Lauren Excell | July 17, 2018
Lithium-ion battery packs are the most commonly used batteries in electric cars, and their power output is dependent on several things: the number of cells that fit into the pack, and the effectiveness of the cooling system. A battery generates heat when it is discharged and can only maintain optimum performance within a certain temperature range. Therefore, thermal management is essential to consider before advances can be made in power output.
Typically, Lithium-ion batteries are used in electric cars because of their high capacity, long lifespan, and low self-discharge rate. They have a high power-to-weight energy density at 200+ Watt hours per kilogram, meaning that a car can produce a lot of power without too much weight, making it fairly efficient. Lithium-ion batteries can come in different shapes, which affects thermal management. Batteries are made of stacks of different layers—these layers can be rolled into a cylinder, folded into a rectangle, or kept flat as a pack. The shape that the battery comes in determines how the battery needs to be packaged in the car and whether the battery will expand when it heats up. The more batteries you can pack into a car, the higher the power output. Cylindrical batteries are easier to pack into the corners of a battery pack than rectangular or flat packs, so battery packs with cylindrical batteries have some of the industry’s highest power output.
When converting potential energy to kinetic energy, there is an energy loss in the form of heat. This means that in any type of engine, there will be heat generated; heat, or too much of it, causes performance to degrade, and may even cause the machine to break. The familiar example of this is in the internal combustion engine: if the engine gets too hot, part of the cylinder will melt and fuse in place. If this cylinder is stuck in place while the others keep moving, the rod that it’s connected to will break—this is “throwing a rod”.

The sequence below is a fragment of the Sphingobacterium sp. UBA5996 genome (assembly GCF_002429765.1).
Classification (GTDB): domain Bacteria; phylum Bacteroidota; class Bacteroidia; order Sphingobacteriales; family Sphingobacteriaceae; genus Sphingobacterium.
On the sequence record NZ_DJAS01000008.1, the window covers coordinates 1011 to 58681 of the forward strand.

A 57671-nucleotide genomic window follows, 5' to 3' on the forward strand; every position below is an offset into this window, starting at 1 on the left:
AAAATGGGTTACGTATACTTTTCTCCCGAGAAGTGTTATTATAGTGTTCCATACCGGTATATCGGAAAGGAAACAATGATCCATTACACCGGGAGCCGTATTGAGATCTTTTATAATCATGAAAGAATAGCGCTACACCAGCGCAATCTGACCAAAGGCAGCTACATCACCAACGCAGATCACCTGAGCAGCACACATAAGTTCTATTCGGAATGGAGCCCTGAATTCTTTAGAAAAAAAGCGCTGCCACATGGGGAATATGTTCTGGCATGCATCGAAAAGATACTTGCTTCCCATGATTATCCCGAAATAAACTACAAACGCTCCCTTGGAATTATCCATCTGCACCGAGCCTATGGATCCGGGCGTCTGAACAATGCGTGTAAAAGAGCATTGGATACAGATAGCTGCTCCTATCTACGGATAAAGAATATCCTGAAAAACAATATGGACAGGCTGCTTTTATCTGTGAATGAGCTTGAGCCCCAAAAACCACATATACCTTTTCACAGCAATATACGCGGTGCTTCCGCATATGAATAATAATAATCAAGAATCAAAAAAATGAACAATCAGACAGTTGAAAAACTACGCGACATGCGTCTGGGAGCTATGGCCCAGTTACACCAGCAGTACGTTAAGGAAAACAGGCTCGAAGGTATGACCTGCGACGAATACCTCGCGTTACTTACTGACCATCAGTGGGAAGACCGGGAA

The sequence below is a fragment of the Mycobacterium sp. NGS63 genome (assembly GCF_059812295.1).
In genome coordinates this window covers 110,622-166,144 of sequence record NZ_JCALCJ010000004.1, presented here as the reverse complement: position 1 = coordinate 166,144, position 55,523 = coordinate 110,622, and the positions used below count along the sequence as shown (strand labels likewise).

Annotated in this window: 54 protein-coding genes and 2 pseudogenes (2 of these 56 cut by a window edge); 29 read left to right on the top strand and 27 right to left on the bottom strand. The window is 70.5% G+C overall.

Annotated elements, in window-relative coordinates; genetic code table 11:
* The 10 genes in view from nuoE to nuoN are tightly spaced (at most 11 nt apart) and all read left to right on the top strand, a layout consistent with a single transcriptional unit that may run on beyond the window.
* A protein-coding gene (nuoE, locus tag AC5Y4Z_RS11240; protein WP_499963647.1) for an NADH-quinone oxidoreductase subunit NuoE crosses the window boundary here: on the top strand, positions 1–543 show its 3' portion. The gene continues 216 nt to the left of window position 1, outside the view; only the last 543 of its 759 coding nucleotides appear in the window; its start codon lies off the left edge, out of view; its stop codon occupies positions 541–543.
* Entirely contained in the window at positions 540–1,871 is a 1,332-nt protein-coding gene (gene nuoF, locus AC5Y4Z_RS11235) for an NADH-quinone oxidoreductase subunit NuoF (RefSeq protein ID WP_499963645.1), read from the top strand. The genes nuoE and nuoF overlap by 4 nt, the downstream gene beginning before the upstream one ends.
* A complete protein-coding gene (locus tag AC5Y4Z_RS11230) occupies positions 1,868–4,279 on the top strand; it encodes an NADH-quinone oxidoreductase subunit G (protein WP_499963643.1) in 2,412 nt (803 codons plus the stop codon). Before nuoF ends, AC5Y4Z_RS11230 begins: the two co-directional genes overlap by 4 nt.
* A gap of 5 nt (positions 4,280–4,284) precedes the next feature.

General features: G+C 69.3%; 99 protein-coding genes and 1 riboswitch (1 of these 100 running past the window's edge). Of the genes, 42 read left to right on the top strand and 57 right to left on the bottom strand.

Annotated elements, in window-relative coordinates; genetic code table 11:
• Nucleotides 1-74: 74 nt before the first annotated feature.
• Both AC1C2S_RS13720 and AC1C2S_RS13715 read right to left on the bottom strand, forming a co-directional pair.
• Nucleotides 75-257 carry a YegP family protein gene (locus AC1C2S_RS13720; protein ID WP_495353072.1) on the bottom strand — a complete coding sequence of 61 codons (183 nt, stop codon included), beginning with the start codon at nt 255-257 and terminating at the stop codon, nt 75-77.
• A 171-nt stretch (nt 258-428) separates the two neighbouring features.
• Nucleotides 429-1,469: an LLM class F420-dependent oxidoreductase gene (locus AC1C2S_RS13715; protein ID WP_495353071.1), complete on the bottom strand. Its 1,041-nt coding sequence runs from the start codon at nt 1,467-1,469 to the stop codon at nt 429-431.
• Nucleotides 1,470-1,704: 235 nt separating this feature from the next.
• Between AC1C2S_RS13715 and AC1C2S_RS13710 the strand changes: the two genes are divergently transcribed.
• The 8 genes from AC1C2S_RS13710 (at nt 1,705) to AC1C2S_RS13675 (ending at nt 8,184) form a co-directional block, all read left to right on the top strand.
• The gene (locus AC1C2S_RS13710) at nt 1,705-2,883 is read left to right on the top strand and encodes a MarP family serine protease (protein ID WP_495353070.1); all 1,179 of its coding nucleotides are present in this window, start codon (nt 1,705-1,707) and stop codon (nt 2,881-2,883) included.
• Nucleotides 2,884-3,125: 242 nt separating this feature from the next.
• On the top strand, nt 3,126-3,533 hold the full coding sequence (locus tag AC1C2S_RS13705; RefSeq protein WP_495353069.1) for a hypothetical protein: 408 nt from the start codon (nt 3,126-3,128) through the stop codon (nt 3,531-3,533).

Similar problems can arise in other engine types as well. In electric cars, discharging the battery generates heat; the more rapidly you discharge a battery, the higher the power output and the more heat it generates. Batteries work based on the principle of a voltage differential, and at high temperatures, the electrons inside become excited which decreases the difference in voltage between the two sides of the battery.
In order to balance power output and temperature, battery thermal management systems (BTMS) are an essential part to an electric car. BTMS is a highly researched topic, and there is no universal system used in electric cars on the market today. Tesla’s “skateboard” battery pack uses a liquid cooling system, whereas the Nissan Leaf’s battery pack is air cooled.
The battery pack shape and type are chosen in conjunction with the cooling system, as the functionality of the battery depends on effective cooling. As we learn more about electric car safety, it appears that more car manufacturers, such as Chevy, Ford, BMW, and Jaguar, are implementing liquid cooling systems for their lithium-ion battery packs. Traditional liquid coolants can be used in these cars, however the high stress and temperature of these applications make the right additive package all the more necessary. To find the correct additive package for a liquid coolant, reach out to a leading corrosion coolant additive supplier, such as Dober.